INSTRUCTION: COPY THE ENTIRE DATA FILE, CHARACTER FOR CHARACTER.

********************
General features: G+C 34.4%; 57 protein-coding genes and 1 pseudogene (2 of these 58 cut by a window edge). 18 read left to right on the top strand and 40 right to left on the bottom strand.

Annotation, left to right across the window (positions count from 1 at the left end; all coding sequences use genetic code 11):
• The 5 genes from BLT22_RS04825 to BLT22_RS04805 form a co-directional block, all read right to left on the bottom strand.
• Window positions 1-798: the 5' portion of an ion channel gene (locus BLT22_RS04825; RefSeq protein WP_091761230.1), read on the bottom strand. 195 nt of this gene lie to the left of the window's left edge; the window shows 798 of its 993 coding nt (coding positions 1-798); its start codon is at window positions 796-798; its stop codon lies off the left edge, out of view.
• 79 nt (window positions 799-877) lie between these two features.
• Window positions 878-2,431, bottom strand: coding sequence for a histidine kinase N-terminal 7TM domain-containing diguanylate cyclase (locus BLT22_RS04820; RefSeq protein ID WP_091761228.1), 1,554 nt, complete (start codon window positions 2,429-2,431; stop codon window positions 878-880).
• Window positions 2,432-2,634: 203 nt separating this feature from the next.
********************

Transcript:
General features: G+C 34.4%; 57 protein-coding genes and 1 pseudogene (2 of these 58 cut by a window edge). 18 read left to right on the top strand and 40 right to left on the bottom strand.

Annotation, left to right across the window (positions count from 1 at the left end; all coding sequences use genetic code 11):
• The 5 genes from BLT22_RS04825 to BLT22_RS04805 form a co-directional block, all read right to left on the bottom strand.
• Window positions 1-798: the 5' portion of an ion channel gene (locus BLT22_RS04825; RefSeq protein WP_091761230.1), read on the bottom strand. 195 nt of this gene lie to the left of the window's left edge; the window shows 798 of its 993 coding nt (coding positions 1-798); its start codon is at window positions 796-798; its stop codon lies off the left edge, out of view.
• 79 nt (window positions 799-877) lie between these two features.
• Window positions 878-2,431, bottom strand: coding sequence for a histidine kinase N-terminal 7TM domain-containing diguanylate cyclase (locus BLT22_RS04820; RefSeq protein ID WP_091761228.1), 1,554 nt, complete (start codon window positions 2,429-2,431; stop codon window positions 878-880).
• Window positions 2,432-2,634: 203 nt separating this feature from the next.